Comparison of gravitational wave detector network sky localization approximations

K. Grover, S. Fairhurst, B. F. Farr, I. Mandel, C. Rodriguez, T. Sidery, A. Vecchio

Research output: Contribution to journalArticlepeer-review

38 Citations (Scopus)


Gravitational waves emitted during compact binary coalescences are a promising source for gravitational-wave detector networks. The accuracy with which the location of the source on the sky can be inferred from gravitational-wave data is a limiting factor for several potential scientific goals of gravitational-wave astronomy, including multimessenger observations. Various methods have been used to estimate the ability of a proposed network to localize sources. Here we compare two techniques for predicting the uncertainty of sky localization—timing triangulation and the Fisher information matrix approximations—with Bayesian inference on the full, coherent data set. We find that timing triangulation alone tends to overestimate the uncertainty in sky localization by a median factor of 4 for a set of signals from nonspinning compact object binaries ranging up to a total mass of 20M⊙, and the overestimation increases with the mass of the system. We find that average predictions can be brought to better agreement by the inclusion of phase consistency information in timing-triangulation techniques. However, even after corrections, these techniques can yield significantly different results to the full analysis on specific mock signals. Thus, while the approximate techniques may be useful in providing rapid, large scale estimates of network localization capability, the fully coherent Bayesian analysis gives more robust results for individual signals, particularly in the presence of detector noise.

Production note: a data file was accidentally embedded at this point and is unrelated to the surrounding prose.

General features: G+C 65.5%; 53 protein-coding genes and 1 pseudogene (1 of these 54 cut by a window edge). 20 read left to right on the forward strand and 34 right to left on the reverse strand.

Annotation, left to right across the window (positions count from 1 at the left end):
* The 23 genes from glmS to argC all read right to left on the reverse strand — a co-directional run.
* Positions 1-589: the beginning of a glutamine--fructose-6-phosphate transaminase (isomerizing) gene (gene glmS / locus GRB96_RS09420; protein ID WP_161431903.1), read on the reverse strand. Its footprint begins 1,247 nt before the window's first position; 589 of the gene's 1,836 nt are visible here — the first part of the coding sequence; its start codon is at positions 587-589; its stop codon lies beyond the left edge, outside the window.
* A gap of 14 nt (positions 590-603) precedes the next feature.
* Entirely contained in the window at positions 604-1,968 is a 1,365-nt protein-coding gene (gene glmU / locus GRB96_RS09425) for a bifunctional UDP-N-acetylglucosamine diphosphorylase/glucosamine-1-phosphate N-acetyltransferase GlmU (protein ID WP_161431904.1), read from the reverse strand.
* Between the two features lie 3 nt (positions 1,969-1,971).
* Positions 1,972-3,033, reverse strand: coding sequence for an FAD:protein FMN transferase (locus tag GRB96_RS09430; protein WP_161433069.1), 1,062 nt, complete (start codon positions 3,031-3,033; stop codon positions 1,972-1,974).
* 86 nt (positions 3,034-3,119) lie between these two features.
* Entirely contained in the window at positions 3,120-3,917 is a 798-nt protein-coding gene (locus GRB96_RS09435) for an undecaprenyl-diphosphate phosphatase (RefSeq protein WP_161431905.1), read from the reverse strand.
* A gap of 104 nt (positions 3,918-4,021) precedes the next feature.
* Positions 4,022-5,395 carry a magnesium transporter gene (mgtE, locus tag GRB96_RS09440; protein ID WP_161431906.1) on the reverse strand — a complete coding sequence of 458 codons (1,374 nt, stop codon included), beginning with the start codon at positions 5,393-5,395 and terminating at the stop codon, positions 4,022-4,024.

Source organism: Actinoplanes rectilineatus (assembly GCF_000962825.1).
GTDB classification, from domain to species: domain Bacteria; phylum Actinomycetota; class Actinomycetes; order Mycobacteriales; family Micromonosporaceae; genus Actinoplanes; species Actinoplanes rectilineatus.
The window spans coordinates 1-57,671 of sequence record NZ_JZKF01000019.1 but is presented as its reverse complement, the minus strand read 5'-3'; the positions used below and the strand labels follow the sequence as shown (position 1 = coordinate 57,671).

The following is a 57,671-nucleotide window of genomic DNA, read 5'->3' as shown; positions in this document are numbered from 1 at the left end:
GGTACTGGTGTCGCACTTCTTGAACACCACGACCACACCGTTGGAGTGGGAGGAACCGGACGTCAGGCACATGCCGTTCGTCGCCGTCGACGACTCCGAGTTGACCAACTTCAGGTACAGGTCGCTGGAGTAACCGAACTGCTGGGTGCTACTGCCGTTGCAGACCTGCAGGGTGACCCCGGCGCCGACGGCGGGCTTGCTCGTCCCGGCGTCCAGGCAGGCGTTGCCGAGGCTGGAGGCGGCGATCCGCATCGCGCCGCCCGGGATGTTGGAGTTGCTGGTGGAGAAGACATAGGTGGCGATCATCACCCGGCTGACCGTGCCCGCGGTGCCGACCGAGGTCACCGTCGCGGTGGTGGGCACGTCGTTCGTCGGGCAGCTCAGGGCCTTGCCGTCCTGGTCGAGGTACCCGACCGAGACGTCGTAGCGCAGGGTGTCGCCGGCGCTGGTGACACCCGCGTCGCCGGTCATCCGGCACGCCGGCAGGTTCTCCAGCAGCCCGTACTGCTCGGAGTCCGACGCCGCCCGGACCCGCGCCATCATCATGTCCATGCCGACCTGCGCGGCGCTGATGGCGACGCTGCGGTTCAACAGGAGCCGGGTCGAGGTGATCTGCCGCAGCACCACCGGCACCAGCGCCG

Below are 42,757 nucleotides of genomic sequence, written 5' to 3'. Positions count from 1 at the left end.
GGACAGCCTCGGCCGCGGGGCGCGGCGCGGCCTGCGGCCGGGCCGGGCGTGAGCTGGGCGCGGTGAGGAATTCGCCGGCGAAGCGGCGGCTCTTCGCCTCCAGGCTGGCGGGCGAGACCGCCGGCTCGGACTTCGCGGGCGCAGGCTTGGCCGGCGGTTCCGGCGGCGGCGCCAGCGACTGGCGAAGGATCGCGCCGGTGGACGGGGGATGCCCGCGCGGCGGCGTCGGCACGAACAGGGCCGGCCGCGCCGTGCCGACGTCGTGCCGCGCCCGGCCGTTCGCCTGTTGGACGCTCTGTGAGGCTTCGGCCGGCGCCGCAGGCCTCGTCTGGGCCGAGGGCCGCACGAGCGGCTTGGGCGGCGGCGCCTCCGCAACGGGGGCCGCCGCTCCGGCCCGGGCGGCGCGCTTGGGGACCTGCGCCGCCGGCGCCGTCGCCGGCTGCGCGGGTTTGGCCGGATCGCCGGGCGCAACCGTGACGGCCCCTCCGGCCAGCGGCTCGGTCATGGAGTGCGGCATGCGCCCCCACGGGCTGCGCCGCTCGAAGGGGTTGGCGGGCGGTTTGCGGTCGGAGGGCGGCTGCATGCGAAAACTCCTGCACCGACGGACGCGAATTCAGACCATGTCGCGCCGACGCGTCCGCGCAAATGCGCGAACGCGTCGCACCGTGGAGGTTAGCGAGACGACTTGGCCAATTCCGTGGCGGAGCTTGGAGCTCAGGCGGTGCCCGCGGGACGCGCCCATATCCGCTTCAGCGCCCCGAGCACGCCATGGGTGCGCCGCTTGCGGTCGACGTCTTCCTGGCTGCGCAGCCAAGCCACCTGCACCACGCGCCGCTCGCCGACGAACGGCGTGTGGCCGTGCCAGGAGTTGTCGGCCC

Original languageEnglish
Article number042004
Number of pages11
JournalPhysical Review D
Issue number4-15
Publication statusPublished - 19 Feb 2014


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